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Berlin, 26.04.2022 – The European Court of Justice today announced its ruling on the admissibility of Article 17 of the EU Copyright Directive under the Charter of Fundamental Rights. In it, it declares that the legal norm is fundamentally compatible with the right to freedom of expression and information. At the same time, however, it obliges Member States to implement the provision in a manner that complies with fundamental rights, obliging them to prevent legal uploads from being blocked. Felix Reda, project manager control © at the Society for Civil Rights (GFF) and former Member of the European Parliament, comments on the ruling as follows:

“Today’s ruling sets an important precedent for the protection of freedom of expression online. Nevertheless, it does not go far enough. The European Court of Justice does not completely rule out the use of upload filters to enforce copyright on online platforms. At least, however, the court confirms what civil society has been emphasizing for years: upload filters are unable to reliably distinguish between copyright infringements and legitimate forms of free expression such as parodies or quotations. It is therefore right that the highest court limits the use of upload filters under Article 17 of the EU Copyright Directive to uploads that constitute manifest infringements, such as uploads of entire movies.”

When the EU copyright reform was passed in 2019, over a hundred thousand people took to the streets against it. And rightly so: Article 17 of the EU Directive mandates the use of upload filters, which regularly lead to lawful content being blocked on online platforms. This threatens freedom of communication on the Internet.

“This ruling shows that the few Member States who have introduced specific safeguards against the blocking of lawful content have taken the correct approach. For example, Germany and Austria have excluded the use of upload filters for certain types of uploads, such as short excerpts from protected works of less than 15 seconds in length. Other Member States that have dispensed with clear protections for fundamental rights will now have to make improvements. The Society for Civil Rights will be watching closely to see if the German Copyright Service Provider Act complies with the standard of protection set by the European Court of Justice and will prevent unlawful blocking of lawful content. Otherwise, we will seek legal action to enforce the fundamental rights of platform users. We will also coordinate with civil society groups in other Member States to support them in efforts to overturn national implementations that fail to protect users’ freedom of expression.”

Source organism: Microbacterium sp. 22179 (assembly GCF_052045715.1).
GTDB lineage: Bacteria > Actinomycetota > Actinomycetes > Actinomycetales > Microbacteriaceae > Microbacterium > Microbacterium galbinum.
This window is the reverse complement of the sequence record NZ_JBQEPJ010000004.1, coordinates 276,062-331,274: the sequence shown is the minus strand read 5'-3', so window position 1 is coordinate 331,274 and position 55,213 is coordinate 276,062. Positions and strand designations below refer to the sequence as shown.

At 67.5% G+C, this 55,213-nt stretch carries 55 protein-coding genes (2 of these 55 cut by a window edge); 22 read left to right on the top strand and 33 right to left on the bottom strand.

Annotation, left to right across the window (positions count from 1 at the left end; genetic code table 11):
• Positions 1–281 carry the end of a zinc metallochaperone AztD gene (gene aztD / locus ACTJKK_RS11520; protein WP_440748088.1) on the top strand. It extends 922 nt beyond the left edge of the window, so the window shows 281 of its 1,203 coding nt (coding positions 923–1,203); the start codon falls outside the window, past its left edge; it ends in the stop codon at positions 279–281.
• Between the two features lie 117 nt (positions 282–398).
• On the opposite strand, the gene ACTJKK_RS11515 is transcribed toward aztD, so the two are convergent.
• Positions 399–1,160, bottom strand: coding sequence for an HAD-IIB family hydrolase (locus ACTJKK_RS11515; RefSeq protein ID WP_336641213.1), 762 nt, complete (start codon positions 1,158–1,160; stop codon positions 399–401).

With the control © project, the GFF is committed to promoting freedom of opinion, freedom of information and freedom of the press where those freedoms stand in tension with copyright law or the protection of trade secrets. Further information on the project can be found at:


For further questions please don’t hesitate to contact us:

Maria Scharlau, presse@freiheitsrechte.org,

Tel. 030/549 08 10 55


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control ©: Copyright and Freedom of Communi­cation.

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